Some movies inspire me to run out and buy (or download) the books upon which they are based. The Goldfinch is not one of them. I’m sure it’s a fine book. It won the 2014 Pulitzer Prize for Fiction and spent more than 30 weeks on the New York Times bestseller list. But that doesn’t make it ripe for the big screen. It’s a long book, and a slog of a movie – despite having an interesting premise, an appealing cast, and strong cinematography. When the first trailers hit, I pegged The Goldfinch as early Oscar bait. Now I predict it will vanish from contention almost as quickly as the painting of a tiny bird chained to its perch vanished from a bombed-out museum.

The Goldfinch recounts the story of a 13-year-old boy named Theo who survives a terrorist bombing at the Metropolitan Museum of Art in New York City. His mother is among the dead. Theo does something (okay, takes something) in the immediate aftermath of the bombing that will have repercussions throughout his life. It involves “The Goldfinch”, a small piece of art by Dutch painter Carel Fabritius, dating back to 1654.

There’s a lot to unpack in The Goldfinch. Too much. Just when you start to care about a particular person, sub-plot, or relationship, the narrative takes a disorienting turn, diminishing each potential story beat and character arc.

First, Theo is taken in by a wealthy New York family (led by ageless matriarch Nicole Kidman); then he’s whisked away to the Nevada desert by his deadbeat Dad (Luke Wilson) and Dad’s girlfriend (Sarah Paulson); then he befriends a Ukrainian kid who turns him on to some hard drugs; then he goes back to New York where he’s reunited with an antiques dealer (Jeffrey Wright) who had temporary custody of a pretty young girl who caught Theo’s eye just before his world exploded; then he gets engaged to the wrong gal; then he gets mixed up with the Russian mob.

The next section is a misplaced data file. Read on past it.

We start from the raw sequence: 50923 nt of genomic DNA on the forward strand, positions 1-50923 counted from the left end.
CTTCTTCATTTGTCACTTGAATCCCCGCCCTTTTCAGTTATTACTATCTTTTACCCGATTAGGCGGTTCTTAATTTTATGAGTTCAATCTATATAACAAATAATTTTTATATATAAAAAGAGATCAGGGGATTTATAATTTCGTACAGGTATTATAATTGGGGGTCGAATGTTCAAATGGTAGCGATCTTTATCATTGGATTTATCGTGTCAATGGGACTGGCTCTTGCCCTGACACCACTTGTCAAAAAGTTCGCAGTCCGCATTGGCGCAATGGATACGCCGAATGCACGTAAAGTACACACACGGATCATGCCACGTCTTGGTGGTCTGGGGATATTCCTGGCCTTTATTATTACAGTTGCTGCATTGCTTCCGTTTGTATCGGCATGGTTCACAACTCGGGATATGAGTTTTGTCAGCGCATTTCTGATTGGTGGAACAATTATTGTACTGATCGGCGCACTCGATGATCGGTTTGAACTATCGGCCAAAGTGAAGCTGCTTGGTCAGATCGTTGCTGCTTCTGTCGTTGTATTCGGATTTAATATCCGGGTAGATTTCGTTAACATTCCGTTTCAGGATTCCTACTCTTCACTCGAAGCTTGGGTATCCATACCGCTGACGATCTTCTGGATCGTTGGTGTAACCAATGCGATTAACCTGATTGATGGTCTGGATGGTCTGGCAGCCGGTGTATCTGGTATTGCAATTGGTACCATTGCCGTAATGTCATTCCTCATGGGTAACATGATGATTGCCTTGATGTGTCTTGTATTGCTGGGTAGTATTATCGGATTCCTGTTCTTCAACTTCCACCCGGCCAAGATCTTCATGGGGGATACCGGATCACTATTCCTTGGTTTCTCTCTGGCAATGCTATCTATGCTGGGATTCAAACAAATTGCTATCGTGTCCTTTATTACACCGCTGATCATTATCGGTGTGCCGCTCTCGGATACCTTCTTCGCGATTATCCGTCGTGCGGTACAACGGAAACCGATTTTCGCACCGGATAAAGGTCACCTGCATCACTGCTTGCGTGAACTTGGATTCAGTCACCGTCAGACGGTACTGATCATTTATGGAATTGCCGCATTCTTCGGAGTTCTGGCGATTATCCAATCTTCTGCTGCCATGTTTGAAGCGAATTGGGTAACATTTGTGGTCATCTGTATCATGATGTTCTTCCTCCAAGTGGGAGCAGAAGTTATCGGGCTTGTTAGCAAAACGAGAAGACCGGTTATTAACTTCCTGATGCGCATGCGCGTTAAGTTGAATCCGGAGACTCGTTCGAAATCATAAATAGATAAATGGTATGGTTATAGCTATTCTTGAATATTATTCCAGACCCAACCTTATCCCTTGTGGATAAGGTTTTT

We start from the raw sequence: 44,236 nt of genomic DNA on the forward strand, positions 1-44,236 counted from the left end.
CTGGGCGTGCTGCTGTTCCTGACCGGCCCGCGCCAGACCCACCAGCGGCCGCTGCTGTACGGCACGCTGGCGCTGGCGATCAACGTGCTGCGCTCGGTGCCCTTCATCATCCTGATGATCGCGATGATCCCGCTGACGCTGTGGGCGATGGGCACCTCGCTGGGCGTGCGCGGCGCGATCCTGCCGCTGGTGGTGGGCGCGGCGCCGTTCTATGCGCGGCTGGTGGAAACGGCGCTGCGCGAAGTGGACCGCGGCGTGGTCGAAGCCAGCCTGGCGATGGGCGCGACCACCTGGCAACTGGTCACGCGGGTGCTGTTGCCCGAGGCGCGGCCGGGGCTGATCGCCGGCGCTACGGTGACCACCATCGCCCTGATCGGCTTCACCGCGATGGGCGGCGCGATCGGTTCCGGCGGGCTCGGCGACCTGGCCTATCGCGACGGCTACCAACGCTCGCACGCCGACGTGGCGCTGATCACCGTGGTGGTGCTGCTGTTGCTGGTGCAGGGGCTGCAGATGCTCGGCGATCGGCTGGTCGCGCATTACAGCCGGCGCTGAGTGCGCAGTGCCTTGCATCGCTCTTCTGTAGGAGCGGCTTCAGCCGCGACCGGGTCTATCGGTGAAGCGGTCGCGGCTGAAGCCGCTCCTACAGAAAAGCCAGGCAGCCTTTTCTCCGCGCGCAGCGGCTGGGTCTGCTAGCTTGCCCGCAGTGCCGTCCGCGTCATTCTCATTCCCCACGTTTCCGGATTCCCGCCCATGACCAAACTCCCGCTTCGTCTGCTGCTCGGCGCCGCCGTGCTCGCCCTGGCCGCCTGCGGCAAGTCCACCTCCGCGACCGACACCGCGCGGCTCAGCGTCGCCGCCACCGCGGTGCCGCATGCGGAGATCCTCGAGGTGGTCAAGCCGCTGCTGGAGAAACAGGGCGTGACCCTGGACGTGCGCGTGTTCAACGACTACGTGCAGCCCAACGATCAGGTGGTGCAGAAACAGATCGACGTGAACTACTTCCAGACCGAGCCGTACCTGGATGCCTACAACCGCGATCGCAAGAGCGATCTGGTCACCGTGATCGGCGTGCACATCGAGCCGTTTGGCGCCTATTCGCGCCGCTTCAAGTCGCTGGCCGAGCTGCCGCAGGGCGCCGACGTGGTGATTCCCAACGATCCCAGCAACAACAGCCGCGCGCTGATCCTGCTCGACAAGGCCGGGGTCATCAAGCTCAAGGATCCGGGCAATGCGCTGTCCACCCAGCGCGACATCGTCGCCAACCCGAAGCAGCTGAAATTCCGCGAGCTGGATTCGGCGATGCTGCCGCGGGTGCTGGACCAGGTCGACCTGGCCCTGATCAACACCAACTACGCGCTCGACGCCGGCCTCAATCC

Over the course of two and a half hours, the story jumps back and forth in time, as Theo navigates adolescence and young adulthood while harboring a secret that is sure to bite him in the butt.

‘Older Theo’ is played by one of my current faves, Ansel Elgort (The Fault in Our Stars, Divergent, Baby Driver). But it’s Oakes Fegley (Wonderstruck, Pete’s Dragon) as ‘young Theo’ who ends up stealing the show. He establishes a sympathetic tone for Theo’s journey through grief, guilt, love, betrayal and redemption. It’s not his fault the movie gets too convoluted to secure a proper emotional pay-off.

The Goldfinch isn’t a terrible movie. Rather, it’s one of those movies that has a lot of good ingredients but comes out of the oven such a mess that you have no choice but to trash it. If you’ve read the book and were looking forward to the film, wait to catch it downstream – or opt for a discount matinee.

One thought on “Review: The Goldfinch”
  1. Sad but now surprised to read your thumbs-down review. With so many complex plot threads, it would be miraculous to squeeze enough into a film that equals the book’s stature. My advice is to read the book – one of the best in recent years.

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